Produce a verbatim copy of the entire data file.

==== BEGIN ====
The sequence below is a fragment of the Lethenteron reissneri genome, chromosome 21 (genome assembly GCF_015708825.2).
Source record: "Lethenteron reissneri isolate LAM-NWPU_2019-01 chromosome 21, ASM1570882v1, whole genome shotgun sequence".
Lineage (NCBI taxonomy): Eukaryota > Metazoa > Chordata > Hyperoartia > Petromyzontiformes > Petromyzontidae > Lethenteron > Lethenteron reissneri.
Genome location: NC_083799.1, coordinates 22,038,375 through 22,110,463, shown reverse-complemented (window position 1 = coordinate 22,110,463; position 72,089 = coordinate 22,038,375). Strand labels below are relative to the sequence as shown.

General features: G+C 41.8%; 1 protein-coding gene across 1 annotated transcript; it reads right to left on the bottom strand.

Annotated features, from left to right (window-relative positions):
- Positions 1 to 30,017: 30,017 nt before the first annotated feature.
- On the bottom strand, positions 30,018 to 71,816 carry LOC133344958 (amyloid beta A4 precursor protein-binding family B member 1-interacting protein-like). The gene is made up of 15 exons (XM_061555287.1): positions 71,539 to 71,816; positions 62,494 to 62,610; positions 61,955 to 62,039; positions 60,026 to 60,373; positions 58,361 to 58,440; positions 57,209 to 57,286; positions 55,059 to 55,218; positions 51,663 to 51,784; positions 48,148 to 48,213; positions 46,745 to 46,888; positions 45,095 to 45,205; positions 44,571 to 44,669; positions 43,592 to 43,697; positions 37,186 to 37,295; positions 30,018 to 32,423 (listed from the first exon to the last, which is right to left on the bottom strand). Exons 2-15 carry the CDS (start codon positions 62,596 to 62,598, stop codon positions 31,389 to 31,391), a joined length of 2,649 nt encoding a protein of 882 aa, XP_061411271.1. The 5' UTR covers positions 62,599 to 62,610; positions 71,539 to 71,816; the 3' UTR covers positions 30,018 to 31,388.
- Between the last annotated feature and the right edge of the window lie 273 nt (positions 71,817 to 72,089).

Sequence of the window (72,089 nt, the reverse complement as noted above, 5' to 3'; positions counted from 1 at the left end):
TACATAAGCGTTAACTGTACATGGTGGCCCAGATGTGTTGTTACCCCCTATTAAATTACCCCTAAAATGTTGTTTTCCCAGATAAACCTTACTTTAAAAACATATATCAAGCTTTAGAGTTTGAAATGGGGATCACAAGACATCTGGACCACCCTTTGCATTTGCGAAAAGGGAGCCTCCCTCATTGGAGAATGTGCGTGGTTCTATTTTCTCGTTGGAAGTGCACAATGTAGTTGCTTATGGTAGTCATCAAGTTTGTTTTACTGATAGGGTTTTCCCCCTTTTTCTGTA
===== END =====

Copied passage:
The sequence below is a fragment of the Lethenteron reissneri genome, chromosome 21 (genome assembly GCF_015708825.2).
Source record: "Lethenteron reissneri isolate LAM-NWPU_2019-01 chromosome 21, ASM1570882v1, whole genome shotgun sequence".
Lineage (NCBI taxonomy): Eukaryota > Metazoa > Chordata > Hyperoartia > Petromyzontiformes > Petromyzontidae > Lethenteron > Lethenteron reissneri.
Genome location: NC_083799.1, coordinates 22,038,375 through 22,110,463, shown reverse-complemented (window position 1 = coordinate 22,110,463; position 72,089 = coordinate 22,038,375). Strand labels below are relative to the sequence as shown.

General features: G+C 41.8%; 1 protein-coding gene across 1 annotated transcript; it reads right to left on the bottom strand.

Annotated features, from left to right (window-relative positions):
- Positions 1 to 30,017: 30,017 nt before the first annotated feature.
- On the bottom strand, positions 30,018 to 71,816 carry LOC133344958 (amyloid beta A4 precursor protein-binding family B member 1-interacting protein-like). The gene is made up of 15 exons (XM_061555287.1): positions 71,539 to 71,816; positions 62,494 to 62,610; positions 61,955 to 62,039; positions 60,026 to 60,373; positions 58,361 to 58,440; positions 57,209 to 57,286; positions 55,059 to 55,218; positions 51,663 to 51,784; positions 48,148 to 48,213; positions 46,745 to 46,888; positions 45,095 to 45,205; positions 44,571 to 44,669; positions 43,592 to 43,697; positions 37,186 to 37,295; positions 30,018 to 32,423 (listed from the first exon to the last, which is right to left on the bottom strand). Exons 2-15 carry the CDS (start codon positions 62,596 to 62,598, stop codon positions 31,389 to 31,391), a joined length of 2,649 nt encoding a protein of 882 aa, XP_061411271.1. The 5' UTR covers positions 62,599 to 62,610; positions 71,539 to 71,816; the 3' UTR covers positions 30,018 to 31,388.
- Between the last annotated feature and the right edge of the window lie 273 nt (positions 71,817 to 72,089).

Sequence of the window (72,089 nt, the reverse complement as noted above, 5' to 3'; positions counted from 1 at the left end):
TACATAAGCGTTAACTGTACATGGTGGCCCAGATGTGTTGTTACCCCCTATTAAATTACCCCTAAAATGTTGTTTTCCCAGATAAACCTTACTTTAAAAACATATATCAAGCTTTAGAGTTTGAAATGGGGATCACAAGACATCTGGACCACCCTTTGCATTTGCGAAAAGGGAGCCTCCCTCATTGGAGAATGTGCGTGGTTCTATTTTCTCGTTGGAAGTGCACAATGTAGTTGCTTATGGTAGTCATCAAGTTTGTTTTACTGATAGGGTTTTCCCCCTTTTTCTGTA